CARDONA: That's right. And we are being reminded, over and over again, that this isn't just rainwater. I mean, this is a flood that's caused by the rain. It's caused by a tremendous amount of rain doubling - pretty much - our record, for two days. It's a 500-year flood. It's incredible, but it's not just the water. It's everything that was in your neighbor's garage, basically, is in this water - possibly sewage. And you know, it stinks. It smells very bad. So who knows what is in this water.

We're also seeing fires from houses where perhaps the electric lines -the electricity had not been cut and it falls into the water, and then something catches on fire. Or even if, say, a water heater, a gas-powered water heater falls over, that pilot light still is lit and something has spilled in the garage. You know, a fire starts, and they can't necessarily really reach these fires and get them out. That's a real concern going forward, especially in these areas that are - where the people have evacuated and nobody's there to know that a fire started until it's too late.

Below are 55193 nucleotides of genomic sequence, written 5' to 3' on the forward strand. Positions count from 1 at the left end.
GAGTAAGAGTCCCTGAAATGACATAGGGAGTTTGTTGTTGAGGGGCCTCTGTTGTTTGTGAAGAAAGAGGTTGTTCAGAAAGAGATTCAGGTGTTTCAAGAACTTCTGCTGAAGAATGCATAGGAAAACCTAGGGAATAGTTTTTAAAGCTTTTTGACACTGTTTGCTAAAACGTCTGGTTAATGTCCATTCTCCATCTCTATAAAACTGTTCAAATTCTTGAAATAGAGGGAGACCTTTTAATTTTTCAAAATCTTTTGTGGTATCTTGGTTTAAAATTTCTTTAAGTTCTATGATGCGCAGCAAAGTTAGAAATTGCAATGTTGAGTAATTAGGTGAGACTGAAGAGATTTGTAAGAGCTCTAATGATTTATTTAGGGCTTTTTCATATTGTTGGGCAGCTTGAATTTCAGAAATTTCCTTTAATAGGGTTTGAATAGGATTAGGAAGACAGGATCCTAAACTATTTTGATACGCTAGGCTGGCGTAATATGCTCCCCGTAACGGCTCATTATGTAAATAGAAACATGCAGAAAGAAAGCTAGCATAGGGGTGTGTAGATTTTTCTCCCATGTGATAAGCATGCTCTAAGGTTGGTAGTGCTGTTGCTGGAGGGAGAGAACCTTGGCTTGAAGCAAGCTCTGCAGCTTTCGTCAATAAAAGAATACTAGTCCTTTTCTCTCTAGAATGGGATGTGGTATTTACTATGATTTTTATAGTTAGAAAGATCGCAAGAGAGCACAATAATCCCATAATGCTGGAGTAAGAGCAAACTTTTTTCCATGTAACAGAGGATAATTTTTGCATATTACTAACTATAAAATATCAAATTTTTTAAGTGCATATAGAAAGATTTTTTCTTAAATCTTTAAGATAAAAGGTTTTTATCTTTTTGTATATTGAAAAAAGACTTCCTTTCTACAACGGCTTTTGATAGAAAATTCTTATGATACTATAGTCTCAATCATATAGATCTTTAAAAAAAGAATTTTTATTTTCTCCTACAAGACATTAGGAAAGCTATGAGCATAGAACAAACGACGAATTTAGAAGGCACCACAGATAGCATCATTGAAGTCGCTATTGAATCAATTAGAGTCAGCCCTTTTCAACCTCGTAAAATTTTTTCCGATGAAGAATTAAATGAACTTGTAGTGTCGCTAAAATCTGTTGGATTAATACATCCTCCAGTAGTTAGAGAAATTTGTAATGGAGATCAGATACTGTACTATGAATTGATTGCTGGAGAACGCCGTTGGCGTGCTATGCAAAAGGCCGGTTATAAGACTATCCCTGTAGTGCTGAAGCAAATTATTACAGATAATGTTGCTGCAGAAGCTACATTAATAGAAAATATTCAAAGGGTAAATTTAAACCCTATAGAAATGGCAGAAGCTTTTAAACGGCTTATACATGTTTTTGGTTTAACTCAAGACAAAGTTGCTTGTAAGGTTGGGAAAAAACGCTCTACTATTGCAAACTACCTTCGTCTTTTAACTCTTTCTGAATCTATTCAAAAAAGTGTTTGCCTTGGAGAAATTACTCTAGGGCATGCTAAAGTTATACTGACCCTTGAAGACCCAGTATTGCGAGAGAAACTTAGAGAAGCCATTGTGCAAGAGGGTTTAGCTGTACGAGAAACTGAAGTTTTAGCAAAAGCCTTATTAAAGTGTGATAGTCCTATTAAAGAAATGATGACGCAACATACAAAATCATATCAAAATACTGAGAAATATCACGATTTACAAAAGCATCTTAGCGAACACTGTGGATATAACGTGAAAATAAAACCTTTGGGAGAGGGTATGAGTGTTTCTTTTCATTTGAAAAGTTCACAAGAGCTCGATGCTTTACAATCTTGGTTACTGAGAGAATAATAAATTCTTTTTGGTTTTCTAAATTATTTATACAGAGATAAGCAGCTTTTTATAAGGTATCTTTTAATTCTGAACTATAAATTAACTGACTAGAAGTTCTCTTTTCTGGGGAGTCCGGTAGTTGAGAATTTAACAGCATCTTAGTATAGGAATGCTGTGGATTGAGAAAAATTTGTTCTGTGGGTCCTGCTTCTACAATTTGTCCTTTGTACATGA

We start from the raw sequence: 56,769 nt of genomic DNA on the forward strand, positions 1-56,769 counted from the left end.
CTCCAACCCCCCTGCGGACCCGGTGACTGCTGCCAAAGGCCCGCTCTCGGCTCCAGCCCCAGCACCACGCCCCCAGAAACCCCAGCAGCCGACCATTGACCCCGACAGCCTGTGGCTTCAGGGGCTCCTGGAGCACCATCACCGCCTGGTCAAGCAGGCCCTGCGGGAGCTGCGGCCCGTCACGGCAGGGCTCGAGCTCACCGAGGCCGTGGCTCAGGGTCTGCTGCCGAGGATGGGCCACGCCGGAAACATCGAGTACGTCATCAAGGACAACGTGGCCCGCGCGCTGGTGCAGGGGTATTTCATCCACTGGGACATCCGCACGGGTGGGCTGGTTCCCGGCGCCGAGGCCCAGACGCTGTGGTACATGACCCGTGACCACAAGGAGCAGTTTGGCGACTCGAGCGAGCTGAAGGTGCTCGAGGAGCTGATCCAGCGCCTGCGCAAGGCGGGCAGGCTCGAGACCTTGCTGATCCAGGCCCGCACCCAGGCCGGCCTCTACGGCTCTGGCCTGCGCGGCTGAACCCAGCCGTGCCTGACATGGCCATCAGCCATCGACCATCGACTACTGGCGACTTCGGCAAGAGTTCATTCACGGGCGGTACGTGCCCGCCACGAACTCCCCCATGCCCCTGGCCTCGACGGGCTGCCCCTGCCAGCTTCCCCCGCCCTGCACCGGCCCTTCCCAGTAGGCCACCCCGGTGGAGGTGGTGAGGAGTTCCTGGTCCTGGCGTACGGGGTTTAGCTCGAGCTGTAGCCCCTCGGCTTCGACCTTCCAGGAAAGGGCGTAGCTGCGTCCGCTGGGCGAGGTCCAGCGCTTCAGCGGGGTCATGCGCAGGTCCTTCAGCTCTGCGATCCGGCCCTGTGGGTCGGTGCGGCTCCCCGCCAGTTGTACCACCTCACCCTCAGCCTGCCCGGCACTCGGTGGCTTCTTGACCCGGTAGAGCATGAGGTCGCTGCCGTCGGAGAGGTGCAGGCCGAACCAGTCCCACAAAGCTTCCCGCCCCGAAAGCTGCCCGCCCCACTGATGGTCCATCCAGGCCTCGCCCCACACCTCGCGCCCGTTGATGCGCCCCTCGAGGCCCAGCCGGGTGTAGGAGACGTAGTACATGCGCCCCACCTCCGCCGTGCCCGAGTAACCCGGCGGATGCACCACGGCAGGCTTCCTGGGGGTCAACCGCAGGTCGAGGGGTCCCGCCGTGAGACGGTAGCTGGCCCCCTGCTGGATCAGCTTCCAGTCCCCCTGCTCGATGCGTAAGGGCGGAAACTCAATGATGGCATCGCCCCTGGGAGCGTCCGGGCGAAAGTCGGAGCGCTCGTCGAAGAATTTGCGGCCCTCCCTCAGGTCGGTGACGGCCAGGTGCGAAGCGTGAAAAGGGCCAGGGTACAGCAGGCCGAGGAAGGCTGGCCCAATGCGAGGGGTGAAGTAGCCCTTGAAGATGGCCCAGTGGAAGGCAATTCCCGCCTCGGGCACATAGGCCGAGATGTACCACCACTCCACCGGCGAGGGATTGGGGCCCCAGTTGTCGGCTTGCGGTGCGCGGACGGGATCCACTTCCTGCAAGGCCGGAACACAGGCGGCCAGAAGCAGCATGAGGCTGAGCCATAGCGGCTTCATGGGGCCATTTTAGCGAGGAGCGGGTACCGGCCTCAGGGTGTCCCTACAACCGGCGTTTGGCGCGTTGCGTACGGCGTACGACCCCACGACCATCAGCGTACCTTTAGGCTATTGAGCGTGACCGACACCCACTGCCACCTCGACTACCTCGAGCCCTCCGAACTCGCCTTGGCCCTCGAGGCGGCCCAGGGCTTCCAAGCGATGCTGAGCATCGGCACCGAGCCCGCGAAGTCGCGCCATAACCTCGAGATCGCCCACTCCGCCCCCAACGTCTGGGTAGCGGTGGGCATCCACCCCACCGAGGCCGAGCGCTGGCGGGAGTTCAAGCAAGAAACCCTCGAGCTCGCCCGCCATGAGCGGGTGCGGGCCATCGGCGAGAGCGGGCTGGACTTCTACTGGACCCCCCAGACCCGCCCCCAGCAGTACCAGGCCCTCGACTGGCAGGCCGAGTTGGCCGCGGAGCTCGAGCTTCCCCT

ROBERTS: Well, talk about adding insult to injury. You'd think one thing a flood would protect you from would be flames.

CARDONA: Right. We saw just tremendous images yesterday from one home that was - I mean, just raging flames, I don't know how high. I mean, you could almost not even see the house, the flames were so huge. And this is a house that had water halfway up the first floor.

ROBERTS: Let's hear from Jim in Nashville. Jim, welcome to TALK OF THE NATION.

JIM (Caller): Yeah. Hi. How's it going?

ROBERTS: Good, how are you?

JIM: I'm doing all right. Things were very bad. I actually saw a portable - from the high school I attended - floating down the interstate on Saturday night in about 6 feet of water.

ROBERTS: A portable classroom?

JIM: Yeah. A portable - like a trailer. Things are really bad. And what's crazy is that - the worse part is that these people whose homes were flooded, they don't - most of them won't have flood insurance because these are not people that live by a river or anything. These are just people that live near, you know, small creeks that got this bad from all this record rainfall. It's really terrible.

CARDONA: And - it's - there is a lot of that, where the creeks flooded first and overflowed in places that usually never flood. Now those creeks are - draining down - but they're draining down into the Cumberland River. And it can't take it. It's just more than it can take. We also have the issue of our water quality. There are some counties around here where the water treatment plants are - have been inundated, and it's just not safe to drink the water.